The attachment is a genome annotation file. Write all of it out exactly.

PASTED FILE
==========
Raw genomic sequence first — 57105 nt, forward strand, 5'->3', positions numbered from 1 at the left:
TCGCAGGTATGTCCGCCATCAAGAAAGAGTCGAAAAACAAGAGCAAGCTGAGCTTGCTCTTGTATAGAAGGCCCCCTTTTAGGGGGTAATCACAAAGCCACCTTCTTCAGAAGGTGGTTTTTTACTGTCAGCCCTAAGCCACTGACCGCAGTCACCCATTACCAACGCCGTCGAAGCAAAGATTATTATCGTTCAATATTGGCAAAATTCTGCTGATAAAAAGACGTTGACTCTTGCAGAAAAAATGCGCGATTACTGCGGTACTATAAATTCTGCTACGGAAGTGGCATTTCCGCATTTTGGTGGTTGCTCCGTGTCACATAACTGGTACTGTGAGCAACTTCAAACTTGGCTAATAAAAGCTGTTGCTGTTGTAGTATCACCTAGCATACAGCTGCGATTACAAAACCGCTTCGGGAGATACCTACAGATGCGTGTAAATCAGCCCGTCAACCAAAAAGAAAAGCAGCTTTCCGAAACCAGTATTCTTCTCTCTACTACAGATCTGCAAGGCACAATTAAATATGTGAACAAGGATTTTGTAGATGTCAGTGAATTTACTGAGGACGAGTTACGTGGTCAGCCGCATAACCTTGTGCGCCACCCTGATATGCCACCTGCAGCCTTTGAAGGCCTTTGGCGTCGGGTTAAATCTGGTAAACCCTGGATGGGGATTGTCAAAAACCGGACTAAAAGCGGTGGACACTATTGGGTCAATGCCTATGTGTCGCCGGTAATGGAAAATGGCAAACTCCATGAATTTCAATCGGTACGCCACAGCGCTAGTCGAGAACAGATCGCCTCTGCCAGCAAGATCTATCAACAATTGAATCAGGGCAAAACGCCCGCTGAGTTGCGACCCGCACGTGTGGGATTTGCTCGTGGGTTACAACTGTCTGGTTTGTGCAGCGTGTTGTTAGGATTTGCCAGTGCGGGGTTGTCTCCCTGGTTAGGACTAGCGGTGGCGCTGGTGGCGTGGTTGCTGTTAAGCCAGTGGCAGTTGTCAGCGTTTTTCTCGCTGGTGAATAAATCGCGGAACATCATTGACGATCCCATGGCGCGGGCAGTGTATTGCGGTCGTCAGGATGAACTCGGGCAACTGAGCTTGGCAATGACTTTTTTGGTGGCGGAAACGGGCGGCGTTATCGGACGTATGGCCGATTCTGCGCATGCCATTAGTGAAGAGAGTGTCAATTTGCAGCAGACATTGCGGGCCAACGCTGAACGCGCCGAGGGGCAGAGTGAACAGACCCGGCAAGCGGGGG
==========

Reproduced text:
Raw genomic sequence first — 57105 nt, forward strand, 5'->3', positions numbered from 1 at the left:
TCGCAGGTATGTCCGCCATCAAGAAAGAGTCGAAAAACAAGAGCAAGCTGAGCTTGCTCTTGTATAGAAGGCCCCCTTTTAGGGGGTAATCACAAAGCCACCTTCTTCAGAAGGTGGTTTTTTACTGTCAGCCCTAAGCCACTGACCGCAGTCACCCATTACCAACGCCGTCGAAGCAAAGATTATTATCGTTCAATATTGGCAAAATTCTGCTGATAAAAAGACGTTGACTCTTGCAGAAAAAATGCGCGATTACTGCGGTACTATAAATTCTGCTACGGAAGTGGCATTTCCGCATTTTGGTGGTTGCTCCGTGTCACATAACTGGTACTGTGAGCAACTTCAAACTTGGCTAATAAAAGCTGTTGCTGTTGTAGTATCACCTAGCATACAGCTGCGATTACAAAACCGCTTCGGGAGATACCTACAGATGCGTGTAAATCAGCCCGTCAACCAAAAAGAAAAGCAGCTTTCCGAAACCAGTATTCTTCTCTCTACTACAGATCTGCAAGGCACAATTAAATATGTGAACAAGGATTTTGTAGATGTCAGTGAATTTACTGAGGACGAGTTACGTGGTCAGCCGCATAACCTTGTGCGCCACCCTGATATGCCACCTGCAGCCTTTGAAGGCCTTTGGCGTCGGGTTAAATCTGGTAAACCCTGGATGGGGATTGTCAAAAACCGGACTAAAAGCGGTGGACACTATTGGGTCAATGCCTATGTGTCGCCGGTAATGGAAAATGGCAAACTCCATGAATTTCAATCGGTACGCCACAGCGCTAGTCGAGAACAGATCGCCTCTGCCAGCAAGATCTATCAACAATTGAATCAGGGCAAAACGCCCGCTGAGTTGCGACCCGCACGTGTGGGATTTGCTCGTGGGTTACAACTGTCTGGTTTGTGCAGCGTGTTGTTAGGATTTGCCAGTGCGGGGTTGTCTCCCTGGTTAGGACTAGCGGTGGCGCTGGTGGCGTGGTTGCTGTTAAGCCAGTGGCAGTTGTCAGCGTTTTTCTCGCTGGTGAATAAATCGCGGAACATCATTGACGATCCCATGGCGCGGGCAGTGTATTGCGGTCGTCAGGATGAACTCGGGCAACTGAGCTTGGCAATGACTTTTTTGGTGGCGGAAACGGGCGGCGTTATCGGACGTATGGCCGATTCTGCGCATGCCATTAGTGAAGAGAGTGTCAATTTGCAGCAGACATTGCGGGCCAACGCTGAACGCGCCGAGGGGCAGAGTGAACAGACCCGGCAAGCGGGGG